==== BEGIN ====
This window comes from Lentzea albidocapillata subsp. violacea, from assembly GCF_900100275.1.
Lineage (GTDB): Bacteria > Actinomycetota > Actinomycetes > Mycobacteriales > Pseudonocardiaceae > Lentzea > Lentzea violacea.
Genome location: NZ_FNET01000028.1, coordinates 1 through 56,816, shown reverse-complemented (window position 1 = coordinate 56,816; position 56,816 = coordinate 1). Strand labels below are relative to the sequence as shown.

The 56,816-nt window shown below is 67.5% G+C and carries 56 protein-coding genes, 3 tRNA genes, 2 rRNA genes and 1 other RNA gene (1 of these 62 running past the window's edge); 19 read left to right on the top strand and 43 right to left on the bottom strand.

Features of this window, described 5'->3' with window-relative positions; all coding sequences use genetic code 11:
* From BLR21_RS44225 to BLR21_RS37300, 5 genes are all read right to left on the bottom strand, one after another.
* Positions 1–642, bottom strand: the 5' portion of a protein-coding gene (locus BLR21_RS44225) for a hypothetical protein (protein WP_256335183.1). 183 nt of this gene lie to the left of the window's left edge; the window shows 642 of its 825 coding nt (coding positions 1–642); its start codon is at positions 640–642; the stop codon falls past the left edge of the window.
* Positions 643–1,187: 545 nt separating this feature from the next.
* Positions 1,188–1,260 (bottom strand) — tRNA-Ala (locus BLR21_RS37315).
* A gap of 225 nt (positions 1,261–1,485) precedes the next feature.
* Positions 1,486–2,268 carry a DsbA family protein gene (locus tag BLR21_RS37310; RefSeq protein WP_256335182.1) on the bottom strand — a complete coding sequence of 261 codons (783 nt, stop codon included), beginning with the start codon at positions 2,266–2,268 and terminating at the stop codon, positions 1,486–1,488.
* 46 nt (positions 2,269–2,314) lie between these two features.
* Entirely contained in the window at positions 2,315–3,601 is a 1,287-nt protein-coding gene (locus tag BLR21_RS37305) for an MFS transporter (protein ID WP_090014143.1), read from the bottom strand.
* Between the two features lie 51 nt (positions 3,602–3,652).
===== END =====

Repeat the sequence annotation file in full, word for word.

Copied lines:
This window comes from Lentzea albidocapillata subsp. violacea, from assembly GCF_900100275.1.
Lineage (GTDB): Bacteria > Actinomycetota > Actinomycetes > Mycobacteriales > Pseudonocardiaceae > Lentzea > Lentzea violacea.
Genome location: NZ_FNET01000028.1, coordinates 1 through 56,816, shown reverse-complemented (window position 1 = coordinate 56,816; position 56,816 = coordinate 1). Strand labels below are relative to the sequence as shown.

The 56,816-nt window shown below is 67.5% G+C and carries 56 protein-coding genes, 3 tRNA genes, 2 rRNA genes and 1 other RNA gene (1 of these 62 running past the window's edge); 19 read left to right on the top strand and 43 right to left on the bottom strand.

Features of this window, described 5'->3' with window-relative positions; all coding sequences use genetic code 11:
* From BLR21_RS44225 to BLR21_RS37300, 5 genes are all read right to left on the bottom strand, one after another.
* Positions 1–642, bottom strand: the 5' portion of a protein-coding gene (locus BLR21_RS44225) for a hypothetical protein (protein WP_256335183.1). 183 nt of this gene lie to the left of the window's left edge; the window shows 642 of its 825 coding nt (coding positions 1–642); its start codon is at positions 640–642; the stop codon falls past the left edge of the window.
* Positions 643–1,187: 545 nt separating this feature from the next.
* Positions 1,188–1,260 (bottom strand) — tRNA-Ala (locus BLR21_RS37315).
* A gap of 225 nt (positions 1,261–1,485) precedes the next feature.
* Positions 1,486–2,268 carry a DsbA family protein gene (locus tag BLR21_RS37310; RefSeq protein WP_256335182.1) on the bottom strand — a complete coding sequence of 261 codons (783 nt, stop codon included), beginning with the start codon at positions 2,266–2,268 and terminating at the stop codon, positions 1,486–1,488.
* 46 nt (positions 2,269–2,314) lie between these two features.
* Entirely contained in the window at positions 2,315–3,601 is a 1,287-nt protein-coding gene (locus tag BLR21_RS37305) for an MFS transporter (protein ID WP_090014143.1), read from the bottom strand.
* Between the two features lie 51 nt (positions 3,602–3,652).